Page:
Let's also consider another point: The average cyclist/motorist interaction in traffic lasts for less than three seconds (excluding time spent waiting at red lights, but then, this probably doesn't apply to the law breakers supposedly giving us a bad name). In short, if an individual cyclist is going to change someone's perception of cyclists as a group, they will generally have less than three seconds to reverse a life time of conditioning, including various prejudices gained from their upbringing. This is about as likely as an ant trying to turn around a herd of elephants, it's not going to happen. If you want proof of this, try changing your own fundamental life-long beliefs within a period of three seconds. Imagine how difficult it must be to change the beliefs of someone else in that timeframe, especially using an indirect method such as an exhibition of behaviour. Sure, over the course of a number of years it could happen if they somehow manage to exclude other influences, but not within the next three seconds.
The fact that people still seem content to draw these conclusions raises the big question: if someone you've never met before shouts abuse at you from a distance and then speeds away a second later, how do you know what their reasoning is? How do you know that they're annoyed at what another cyclist did (or whether that cyclist even exists)? For all any of us know, this person may just have a problem with cyclists which is a result of what they were taught during their upbringing. For all we know, this person might just have problems coping with their own life, and simply feels the need bully someone else in an attempt to hide the fact (and let's face it, someone who shouts abuse and then drives off really fast is nothing more than a cowardly bully).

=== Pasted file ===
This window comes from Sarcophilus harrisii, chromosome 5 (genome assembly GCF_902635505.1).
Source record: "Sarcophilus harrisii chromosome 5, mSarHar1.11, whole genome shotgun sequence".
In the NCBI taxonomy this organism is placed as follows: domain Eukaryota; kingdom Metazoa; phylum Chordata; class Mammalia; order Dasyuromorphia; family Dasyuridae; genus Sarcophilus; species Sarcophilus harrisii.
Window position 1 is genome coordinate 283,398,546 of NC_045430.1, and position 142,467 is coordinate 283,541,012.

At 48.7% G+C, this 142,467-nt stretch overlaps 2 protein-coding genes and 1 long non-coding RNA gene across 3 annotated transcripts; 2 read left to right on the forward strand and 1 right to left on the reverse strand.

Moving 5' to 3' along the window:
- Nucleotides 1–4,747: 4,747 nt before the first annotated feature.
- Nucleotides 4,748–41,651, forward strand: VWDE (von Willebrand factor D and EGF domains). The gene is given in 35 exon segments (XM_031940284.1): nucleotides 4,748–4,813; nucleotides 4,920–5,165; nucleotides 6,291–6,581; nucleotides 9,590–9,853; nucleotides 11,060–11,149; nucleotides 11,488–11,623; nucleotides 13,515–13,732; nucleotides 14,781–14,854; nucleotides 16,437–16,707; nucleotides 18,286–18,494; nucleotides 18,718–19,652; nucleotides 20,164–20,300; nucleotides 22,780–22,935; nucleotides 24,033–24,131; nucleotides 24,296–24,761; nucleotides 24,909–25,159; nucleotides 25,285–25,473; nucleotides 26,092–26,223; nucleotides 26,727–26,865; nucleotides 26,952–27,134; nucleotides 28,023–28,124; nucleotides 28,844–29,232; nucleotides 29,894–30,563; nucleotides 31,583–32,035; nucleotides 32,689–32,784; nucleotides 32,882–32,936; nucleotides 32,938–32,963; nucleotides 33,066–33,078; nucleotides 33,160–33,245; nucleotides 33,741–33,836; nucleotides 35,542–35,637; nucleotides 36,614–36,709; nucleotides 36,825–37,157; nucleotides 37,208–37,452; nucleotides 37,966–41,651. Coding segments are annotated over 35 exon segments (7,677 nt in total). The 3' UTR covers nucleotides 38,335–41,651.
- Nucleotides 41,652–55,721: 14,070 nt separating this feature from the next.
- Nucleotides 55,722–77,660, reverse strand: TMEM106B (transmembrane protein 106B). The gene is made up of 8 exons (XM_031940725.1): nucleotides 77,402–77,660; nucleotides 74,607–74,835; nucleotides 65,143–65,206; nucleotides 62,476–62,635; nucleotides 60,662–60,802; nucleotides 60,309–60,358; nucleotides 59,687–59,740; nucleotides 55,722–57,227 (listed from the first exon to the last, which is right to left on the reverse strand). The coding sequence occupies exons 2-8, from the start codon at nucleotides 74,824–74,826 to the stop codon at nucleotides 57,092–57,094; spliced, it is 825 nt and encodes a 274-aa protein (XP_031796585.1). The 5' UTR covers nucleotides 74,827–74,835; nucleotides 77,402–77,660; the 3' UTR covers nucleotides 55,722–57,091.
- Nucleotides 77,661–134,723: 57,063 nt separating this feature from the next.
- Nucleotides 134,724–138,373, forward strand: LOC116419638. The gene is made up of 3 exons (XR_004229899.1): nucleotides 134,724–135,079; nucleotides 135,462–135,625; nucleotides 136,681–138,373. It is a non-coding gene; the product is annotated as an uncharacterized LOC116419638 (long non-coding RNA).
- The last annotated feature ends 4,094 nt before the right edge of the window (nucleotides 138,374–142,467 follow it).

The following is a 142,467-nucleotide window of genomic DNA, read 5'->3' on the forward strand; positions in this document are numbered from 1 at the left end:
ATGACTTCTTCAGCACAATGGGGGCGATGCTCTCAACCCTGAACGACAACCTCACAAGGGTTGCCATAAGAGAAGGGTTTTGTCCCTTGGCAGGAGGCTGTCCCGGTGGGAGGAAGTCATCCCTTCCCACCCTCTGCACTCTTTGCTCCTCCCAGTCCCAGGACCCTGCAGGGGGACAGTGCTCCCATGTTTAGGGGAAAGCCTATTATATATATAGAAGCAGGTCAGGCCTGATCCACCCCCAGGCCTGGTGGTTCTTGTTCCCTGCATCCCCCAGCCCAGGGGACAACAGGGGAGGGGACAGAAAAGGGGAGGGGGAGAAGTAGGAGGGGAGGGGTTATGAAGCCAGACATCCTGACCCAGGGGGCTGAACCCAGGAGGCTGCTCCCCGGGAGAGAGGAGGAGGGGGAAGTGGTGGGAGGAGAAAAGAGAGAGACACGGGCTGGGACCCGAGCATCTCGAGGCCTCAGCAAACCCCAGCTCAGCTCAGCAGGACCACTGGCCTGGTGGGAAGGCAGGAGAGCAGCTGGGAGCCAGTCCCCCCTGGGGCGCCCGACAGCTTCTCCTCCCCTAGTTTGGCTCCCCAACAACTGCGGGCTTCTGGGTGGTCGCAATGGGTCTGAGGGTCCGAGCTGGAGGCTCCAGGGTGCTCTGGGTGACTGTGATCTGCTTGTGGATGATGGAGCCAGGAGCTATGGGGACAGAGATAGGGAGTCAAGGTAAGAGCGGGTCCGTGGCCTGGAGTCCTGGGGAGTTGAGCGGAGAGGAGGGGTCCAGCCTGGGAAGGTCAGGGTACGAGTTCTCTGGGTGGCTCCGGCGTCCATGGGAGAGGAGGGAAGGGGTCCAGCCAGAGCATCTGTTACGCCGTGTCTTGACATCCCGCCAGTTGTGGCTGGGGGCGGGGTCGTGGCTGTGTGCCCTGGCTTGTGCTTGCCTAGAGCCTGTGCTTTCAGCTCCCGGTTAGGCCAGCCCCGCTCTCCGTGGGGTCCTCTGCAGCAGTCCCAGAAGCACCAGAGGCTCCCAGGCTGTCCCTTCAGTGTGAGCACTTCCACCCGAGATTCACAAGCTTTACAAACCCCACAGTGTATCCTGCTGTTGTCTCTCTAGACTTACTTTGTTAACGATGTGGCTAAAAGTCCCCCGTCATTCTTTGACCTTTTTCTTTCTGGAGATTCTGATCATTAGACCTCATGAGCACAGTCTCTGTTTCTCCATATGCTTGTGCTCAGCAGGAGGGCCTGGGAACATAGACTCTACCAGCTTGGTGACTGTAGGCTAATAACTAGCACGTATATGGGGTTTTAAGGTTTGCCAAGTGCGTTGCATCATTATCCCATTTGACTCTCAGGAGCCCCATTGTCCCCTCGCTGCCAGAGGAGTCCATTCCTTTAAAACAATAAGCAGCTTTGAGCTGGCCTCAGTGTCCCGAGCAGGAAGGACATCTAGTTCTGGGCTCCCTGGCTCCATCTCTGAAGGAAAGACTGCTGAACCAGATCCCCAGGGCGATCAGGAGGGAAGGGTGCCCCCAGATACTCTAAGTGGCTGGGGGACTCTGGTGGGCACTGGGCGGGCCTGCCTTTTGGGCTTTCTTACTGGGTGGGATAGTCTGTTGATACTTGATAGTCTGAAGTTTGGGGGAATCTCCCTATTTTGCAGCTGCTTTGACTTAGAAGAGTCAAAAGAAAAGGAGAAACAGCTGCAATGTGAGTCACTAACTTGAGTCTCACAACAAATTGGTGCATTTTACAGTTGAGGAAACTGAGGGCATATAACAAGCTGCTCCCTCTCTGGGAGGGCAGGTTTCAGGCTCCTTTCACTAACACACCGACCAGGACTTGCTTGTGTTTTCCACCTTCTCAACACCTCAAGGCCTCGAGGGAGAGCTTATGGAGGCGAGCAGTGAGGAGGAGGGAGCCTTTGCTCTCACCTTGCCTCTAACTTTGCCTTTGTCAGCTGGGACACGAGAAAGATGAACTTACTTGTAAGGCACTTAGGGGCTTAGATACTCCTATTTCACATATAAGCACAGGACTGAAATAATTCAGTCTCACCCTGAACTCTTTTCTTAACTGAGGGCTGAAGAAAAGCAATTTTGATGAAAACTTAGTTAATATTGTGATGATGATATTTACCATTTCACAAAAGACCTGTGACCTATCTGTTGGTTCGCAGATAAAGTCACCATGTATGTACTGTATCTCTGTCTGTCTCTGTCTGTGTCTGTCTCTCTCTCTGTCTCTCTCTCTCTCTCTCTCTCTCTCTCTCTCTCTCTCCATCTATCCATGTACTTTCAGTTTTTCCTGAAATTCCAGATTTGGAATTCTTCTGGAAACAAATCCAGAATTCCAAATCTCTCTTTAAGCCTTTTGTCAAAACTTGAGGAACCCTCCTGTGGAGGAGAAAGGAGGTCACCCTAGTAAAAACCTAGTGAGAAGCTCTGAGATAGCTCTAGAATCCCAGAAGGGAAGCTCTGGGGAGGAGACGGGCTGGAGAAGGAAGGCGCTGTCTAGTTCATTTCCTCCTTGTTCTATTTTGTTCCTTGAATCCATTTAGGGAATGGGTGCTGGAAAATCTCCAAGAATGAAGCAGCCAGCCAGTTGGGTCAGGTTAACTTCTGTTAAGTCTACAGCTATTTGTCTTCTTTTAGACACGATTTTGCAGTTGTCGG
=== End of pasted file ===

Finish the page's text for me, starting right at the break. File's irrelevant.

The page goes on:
The only real fact we have in this case is that the driver shouting the abuse in a public is guilty of behaviour that is anti-social and illegal in most places (oh the irony!). We can't say what their motivation for doing so is. Speculating on this point is futile, and to be truthful, unnecessary. Those claiming to represent the interests of cyclists who are really interested in eliminating this behaviour should be focusing on the source of the behaviour, rather than what might be a possible cause. In other words, they should be lobbying the government to apply stricter penalties for this behaviour. After all, the "reason" for the behaviour doesn't change the legality of the situation -- after all, aren't we all taught as children that two wrongs don't make a right?
A lot of cyclists seem to have been caught up in the old-fashioned "blame the victim" rubbish, which is be trotted out everytime someone from a minority group is on the receiving end of less than civil behaviour. After all, the media present it so often that even many respected cycling advocates appear to have been caught up in it. It appears to be so widespread that an immediate solution is unlikely, however, there is something that all of us can do. As cyclists we need to call situations on the basis of what we observe, not on what we're told is "logical". Stop looking for excuses for abusive motorists or anyone else who persists with this rubbish and acknowledge it for what it is -- socially unacceptable behaviour that wouldn't be tolerated if the target was anybody else. There is no reason for society to tolerate it in this instance either.